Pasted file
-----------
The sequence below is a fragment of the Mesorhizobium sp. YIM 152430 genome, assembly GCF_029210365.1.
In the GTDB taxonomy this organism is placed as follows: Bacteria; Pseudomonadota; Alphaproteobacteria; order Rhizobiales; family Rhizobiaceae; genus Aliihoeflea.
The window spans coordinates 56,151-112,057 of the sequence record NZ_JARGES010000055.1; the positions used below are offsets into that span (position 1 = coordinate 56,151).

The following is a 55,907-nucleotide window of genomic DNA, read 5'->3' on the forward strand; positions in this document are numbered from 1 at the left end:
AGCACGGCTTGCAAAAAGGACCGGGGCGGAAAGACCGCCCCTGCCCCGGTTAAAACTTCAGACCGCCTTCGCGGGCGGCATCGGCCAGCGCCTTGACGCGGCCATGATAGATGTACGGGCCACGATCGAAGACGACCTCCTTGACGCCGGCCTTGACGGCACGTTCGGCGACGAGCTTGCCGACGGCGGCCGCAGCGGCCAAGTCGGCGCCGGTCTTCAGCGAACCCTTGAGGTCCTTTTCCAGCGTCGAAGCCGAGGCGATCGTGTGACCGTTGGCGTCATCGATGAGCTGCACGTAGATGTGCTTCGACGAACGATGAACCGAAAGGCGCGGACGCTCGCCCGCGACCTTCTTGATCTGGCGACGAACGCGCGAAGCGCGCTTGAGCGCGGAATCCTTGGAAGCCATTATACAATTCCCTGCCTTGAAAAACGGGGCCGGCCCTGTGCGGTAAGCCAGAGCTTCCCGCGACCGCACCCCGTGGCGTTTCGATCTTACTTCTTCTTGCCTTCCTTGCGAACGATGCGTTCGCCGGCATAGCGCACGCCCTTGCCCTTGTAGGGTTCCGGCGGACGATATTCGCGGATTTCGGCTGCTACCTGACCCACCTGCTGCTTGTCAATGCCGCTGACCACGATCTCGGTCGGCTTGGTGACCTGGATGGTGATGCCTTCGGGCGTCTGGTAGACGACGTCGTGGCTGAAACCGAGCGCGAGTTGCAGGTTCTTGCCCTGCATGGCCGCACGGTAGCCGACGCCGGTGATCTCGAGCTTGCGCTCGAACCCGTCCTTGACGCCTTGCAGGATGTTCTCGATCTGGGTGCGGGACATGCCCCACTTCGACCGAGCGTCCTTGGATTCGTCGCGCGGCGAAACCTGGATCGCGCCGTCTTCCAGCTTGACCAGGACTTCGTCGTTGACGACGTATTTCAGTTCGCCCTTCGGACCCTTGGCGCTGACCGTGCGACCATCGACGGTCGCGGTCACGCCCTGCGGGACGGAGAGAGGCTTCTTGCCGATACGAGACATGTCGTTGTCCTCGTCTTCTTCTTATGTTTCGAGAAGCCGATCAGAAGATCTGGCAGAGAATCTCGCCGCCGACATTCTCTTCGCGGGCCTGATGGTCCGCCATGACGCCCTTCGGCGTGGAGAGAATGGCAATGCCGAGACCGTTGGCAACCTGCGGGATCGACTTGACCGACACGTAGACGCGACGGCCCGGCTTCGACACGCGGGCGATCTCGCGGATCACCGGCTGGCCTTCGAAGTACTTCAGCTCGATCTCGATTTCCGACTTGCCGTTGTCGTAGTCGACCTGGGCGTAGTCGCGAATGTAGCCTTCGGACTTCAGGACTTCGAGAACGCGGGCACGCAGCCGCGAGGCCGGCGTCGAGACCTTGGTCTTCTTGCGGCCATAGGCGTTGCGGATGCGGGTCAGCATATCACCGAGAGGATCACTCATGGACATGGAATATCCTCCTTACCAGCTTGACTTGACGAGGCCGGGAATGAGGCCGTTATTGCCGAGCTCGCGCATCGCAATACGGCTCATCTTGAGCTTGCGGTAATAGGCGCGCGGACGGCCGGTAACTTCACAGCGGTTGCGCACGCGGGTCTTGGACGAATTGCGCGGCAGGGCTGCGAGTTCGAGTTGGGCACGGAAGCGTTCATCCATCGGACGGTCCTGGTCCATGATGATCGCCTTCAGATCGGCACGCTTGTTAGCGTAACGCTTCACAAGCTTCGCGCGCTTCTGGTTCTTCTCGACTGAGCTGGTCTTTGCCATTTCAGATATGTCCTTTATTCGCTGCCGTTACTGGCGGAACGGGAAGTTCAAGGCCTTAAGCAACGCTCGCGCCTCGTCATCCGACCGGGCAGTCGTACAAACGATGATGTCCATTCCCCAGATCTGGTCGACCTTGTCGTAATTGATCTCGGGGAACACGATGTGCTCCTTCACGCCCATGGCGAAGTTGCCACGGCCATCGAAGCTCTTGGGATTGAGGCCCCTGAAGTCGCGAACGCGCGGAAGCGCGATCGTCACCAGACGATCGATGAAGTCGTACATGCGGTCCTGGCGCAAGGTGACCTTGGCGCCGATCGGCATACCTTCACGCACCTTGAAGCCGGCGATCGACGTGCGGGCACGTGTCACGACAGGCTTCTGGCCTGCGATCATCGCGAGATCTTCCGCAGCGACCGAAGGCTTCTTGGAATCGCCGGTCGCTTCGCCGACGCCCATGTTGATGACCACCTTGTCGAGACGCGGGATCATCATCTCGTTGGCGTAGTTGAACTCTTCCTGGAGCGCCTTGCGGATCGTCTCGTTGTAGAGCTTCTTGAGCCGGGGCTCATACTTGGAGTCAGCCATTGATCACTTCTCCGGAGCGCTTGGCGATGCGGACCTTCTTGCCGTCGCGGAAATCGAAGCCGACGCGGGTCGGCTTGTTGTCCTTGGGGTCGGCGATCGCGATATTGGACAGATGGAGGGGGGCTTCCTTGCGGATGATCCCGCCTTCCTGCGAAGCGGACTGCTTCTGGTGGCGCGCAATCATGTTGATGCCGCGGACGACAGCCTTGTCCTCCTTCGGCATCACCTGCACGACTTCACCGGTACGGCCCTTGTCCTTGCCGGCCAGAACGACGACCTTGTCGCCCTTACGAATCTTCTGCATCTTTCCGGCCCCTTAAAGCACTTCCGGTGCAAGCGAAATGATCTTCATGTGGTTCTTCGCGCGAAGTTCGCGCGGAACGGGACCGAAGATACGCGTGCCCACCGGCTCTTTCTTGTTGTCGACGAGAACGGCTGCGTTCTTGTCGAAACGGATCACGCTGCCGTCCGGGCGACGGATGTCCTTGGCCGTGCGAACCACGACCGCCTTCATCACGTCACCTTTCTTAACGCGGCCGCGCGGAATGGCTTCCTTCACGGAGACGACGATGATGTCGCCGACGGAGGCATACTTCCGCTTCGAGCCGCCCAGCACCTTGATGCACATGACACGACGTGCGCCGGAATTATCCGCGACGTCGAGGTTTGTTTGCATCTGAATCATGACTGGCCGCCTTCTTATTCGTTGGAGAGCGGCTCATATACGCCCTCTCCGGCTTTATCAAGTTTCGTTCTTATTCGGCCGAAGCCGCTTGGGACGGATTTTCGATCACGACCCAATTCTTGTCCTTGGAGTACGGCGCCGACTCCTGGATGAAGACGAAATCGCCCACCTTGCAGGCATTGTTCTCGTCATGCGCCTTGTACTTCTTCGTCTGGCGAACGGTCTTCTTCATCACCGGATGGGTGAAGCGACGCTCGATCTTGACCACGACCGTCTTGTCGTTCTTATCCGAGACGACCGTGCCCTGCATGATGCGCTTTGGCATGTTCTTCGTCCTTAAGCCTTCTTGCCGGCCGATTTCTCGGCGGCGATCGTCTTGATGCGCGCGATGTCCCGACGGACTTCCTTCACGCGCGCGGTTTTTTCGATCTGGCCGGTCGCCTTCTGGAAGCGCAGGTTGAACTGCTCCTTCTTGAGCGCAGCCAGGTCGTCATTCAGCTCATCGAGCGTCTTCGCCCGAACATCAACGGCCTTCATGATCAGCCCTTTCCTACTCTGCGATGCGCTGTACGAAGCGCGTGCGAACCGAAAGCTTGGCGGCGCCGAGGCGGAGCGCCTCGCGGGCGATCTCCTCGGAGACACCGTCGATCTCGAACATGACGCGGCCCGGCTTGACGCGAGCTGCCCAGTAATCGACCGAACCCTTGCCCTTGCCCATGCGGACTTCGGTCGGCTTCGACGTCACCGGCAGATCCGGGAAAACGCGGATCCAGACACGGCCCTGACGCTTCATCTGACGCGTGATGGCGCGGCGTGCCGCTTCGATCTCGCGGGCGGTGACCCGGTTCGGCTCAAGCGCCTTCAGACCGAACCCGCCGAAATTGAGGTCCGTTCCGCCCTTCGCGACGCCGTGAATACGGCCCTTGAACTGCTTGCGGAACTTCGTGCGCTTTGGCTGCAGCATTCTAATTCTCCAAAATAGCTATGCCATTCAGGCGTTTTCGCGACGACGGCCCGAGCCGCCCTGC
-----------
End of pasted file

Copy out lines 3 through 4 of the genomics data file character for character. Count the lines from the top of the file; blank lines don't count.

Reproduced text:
The window spans coordinates 56,151-112,057 of the sequence record NZ_JARGES010000055.1; the positions used below are offsets into that span (position 1 = coordinate 56,151).

The following is a 55,907-nucleotide window of genomic DNA, read 5'->3' on the forward strand; positions in this document are numbered from 1 at the left end: